Movie Review: Outlier – Savior or Captor?
Leaving an abusive relationship is never easy but how do you leave and where do you go? Who do you trust and how far are you willing to trust them?
This thriller ‘Outlier‘ attempts to delve into this delicate subject matter.
Olivia (Jessica Denton) is in an abusive relationship with her boyfriend James. At one incident of abuse at a gas station, a stranger (Thomas) steps in to help her just in time. Thomas offers to take her away from her abuser and she obliges. They drive off to his lakeside home where Olivia decides to stay for a few days whilst she waits for things to settle down and James to cool off.
After a while, she begins to observe that she might not be as safe as she thinks. Is Thomas (Thomas Cheslek) her saviour or her captor?
When we first get to see Olivia she appears to be a woman broken by abuse. For her, the only escape from her relationship is to go with a stranger.
Even after some time in the safe haven that Thomas provides, she starts to feel paranoid. He has strange dreams every night and hears Thomas talking to someone. Each time she asks if she could leave, Thomas find ways to convince her to stay. And then she begins to suspect him more.
Thomas‘ motivations are explained but it is not clear or justifiable. You are still left wondering if he does have good intentions or he is just a creep looking for innocent and vulnerable people to prey on.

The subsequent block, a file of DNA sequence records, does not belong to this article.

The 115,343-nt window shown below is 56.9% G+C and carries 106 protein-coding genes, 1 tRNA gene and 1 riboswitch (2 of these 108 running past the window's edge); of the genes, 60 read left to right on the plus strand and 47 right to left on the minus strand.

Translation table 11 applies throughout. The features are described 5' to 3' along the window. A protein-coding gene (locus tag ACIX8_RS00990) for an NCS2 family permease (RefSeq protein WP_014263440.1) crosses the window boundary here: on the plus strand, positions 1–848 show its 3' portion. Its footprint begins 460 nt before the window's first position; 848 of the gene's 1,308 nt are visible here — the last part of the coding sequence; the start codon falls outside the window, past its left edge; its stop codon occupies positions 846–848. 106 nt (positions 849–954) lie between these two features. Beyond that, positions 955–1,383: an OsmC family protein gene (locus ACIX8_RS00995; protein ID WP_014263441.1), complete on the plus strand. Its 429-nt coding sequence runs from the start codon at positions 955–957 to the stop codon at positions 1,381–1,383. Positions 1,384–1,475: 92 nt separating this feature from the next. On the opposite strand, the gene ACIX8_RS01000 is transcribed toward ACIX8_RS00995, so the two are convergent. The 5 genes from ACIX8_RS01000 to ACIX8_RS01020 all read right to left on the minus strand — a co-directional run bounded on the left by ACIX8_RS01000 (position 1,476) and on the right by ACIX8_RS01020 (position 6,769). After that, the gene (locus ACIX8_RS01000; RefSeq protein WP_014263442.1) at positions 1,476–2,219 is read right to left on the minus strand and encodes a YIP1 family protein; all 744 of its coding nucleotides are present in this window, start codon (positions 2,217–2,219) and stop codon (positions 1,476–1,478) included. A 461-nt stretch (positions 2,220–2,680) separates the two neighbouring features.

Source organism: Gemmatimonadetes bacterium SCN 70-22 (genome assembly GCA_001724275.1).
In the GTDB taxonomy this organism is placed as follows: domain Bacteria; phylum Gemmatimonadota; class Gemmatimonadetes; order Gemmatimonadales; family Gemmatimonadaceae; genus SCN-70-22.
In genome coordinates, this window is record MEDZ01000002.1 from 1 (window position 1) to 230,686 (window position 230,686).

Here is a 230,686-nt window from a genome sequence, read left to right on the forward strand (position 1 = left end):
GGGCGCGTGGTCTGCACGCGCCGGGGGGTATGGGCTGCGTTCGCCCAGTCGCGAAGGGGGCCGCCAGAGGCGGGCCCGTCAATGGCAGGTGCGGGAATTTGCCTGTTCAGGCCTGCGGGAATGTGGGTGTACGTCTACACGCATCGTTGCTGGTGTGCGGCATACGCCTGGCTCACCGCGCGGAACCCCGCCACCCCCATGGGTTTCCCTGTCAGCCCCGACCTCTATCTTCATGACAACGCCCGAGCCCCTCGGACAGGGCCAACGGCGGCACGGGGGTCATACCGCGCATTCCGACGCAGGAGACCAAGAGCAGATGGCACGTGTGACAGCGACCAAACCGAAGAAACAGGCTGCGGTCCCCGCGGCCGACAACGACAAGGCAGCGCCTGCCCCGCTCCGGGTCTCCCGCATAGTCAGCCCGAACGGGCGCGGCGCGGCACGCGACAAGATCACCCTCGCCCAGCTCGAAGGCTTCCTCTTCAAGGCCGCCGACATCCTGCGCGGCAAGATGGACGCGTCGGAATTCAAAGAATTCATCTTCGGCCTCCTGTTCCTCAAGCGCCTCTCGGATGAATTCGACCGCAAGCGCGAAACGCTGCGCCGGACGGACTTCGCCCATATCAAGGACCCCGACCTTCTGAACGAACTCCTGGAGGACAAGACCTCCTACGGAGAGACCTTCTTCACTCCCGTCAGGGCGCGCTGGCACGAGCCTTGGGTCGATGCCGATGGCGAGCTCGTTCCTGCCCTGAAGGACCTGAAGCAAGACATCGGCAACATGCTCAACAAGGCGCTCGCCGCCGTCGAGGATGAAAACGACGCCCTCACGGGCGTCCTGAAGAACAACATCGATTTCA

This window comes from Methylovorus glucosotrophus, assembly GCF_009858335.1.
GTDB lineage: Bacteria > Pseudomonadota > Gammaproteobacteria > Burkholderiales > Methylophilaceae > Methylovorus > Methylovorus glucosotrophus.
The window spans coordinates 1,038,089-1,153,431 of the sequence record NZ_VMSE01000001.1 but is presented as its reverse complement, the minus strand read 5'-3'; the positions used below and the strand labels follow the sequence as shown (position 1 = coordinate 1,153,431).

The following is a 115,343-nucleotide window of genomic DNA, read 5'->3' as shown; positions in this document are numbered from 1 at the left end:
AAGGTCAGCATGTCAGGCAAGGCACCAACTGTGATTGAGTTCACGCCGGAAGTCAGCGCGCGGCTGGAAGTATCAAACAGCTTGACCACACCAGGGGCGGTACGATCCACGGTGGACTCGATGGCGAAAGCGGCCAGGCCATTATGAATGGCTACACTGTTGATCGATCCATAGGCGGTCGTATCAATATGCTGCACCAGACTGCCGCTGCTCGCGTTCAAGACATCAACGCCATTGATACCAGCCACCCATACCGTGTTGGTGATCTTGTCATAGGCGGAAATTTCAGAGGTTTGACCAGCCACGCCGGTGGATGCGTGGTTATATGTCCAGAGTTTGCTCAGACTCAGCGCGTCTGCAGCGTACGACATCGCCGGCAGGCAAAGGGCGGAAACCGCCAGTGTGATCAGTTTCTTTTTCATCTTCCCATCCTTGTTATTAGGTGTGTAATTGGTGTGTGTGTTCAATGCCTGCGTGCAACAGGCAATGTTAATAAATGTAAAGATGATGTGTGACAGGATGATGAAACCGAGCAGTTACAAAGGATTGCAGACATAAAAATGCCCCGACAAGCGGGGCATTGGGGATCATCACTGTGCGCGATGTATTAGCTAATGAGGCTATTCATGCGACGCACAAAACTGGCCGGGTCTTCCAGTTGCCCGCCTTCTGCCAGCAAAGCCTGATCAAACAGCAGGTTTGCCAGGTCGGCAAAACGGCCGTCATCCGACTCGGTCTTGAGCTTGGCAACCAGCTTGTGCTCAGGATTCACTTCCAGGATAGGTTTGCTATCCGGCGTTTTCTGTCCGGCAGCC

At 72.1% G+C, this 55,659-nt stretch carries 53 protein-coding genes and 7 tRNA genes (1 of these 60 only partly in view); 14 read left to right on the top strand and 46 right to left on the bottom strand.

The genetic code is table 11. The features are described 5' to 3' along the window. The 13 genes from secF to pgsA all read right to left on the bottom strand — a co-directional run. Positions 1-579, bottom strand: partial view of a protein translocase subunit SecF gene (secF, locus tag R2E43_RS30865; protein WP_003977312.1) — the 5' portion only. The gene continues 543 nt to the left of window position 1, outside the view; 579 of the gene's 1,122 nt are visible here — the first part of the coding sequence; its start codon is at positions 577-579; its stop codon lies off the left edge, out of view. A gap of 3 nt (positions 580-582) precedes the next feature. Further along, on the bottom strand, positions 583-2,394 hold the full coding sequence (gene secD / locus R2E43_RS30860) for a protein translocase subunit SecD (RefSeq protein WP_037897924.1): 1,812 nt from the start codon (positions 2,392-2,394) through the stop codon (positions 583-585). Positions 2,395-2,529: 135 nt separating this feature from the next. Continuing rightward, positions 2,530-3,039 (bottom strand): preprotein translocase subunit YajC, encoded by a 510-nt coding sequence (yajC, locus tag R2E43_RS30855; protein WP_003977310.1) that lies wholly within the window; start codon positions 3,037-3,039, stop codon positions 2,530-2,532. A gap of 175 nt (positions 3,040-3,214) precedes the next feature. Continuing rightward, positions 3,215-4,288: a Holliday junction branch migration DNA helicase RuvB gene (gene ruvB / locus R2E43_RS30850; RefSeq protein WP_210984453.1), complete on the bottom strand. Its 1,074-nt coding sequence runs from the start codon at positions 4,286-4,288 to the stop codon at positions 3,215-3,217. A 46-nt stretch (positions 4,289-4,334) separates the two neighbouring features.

The film was shot during the lockdown period of the COVID pandemic. Perhaps that could be the reason it was made with a small cast. But they were enough to completely tell the story. However, there were a few moments that seemed a bit tiring having to focus on just Thomas and Olivia in the cabin.
The dialogue between them does enough to reveal more about their characters. Thomas details what happened to his mother and also why he chose to live away in seclusion. He has experienced abuse in the past. He later explains that he has built an app that uses algorithms and artificial intelligence to find people who are in abusive relationships and help them.
But how are why does that involve holding people against their will?
Thomas on the outside is loveable and doesn’t seem like a threat. He looks like someone you are very much likely to trust the moment you meet.
The film’s director Nate Strayer also plays the role of Charlie, a man who also helps Olivia at the gas station where she first accounted Thomas. As a feature film debut, this is a solid enough statement from the Strayer. How he tackles the subject and the film’s story its self has some brilliance to it.
The film generally is a slow burner and is very laid back. There are only a few moments that the intensity of this thriller is peaked as though something very unexpected was about to happen.
Outlier might be difficult to sit through, with the slow pace and the somewhat not so great acting but it has a message. The film explores the subjects of fear, control and trust. It also reflects the states of isolation and confinement that as was associated with the lockdown. It also tackles the subject of domestic abuse in relationships and the need for people to genuinely be of help to people in such situations.
I would score Outlier 6/10. As a passion project, it works and delivers a decent psychological thriller that could have been much better delivered.
The suspense builds up steadily but doesn’t lead up to a climax thrilling and unexpected enough to make you want to see it more than twice.
Outlier is available on all major platforms starting November 2, 2021, do check it out.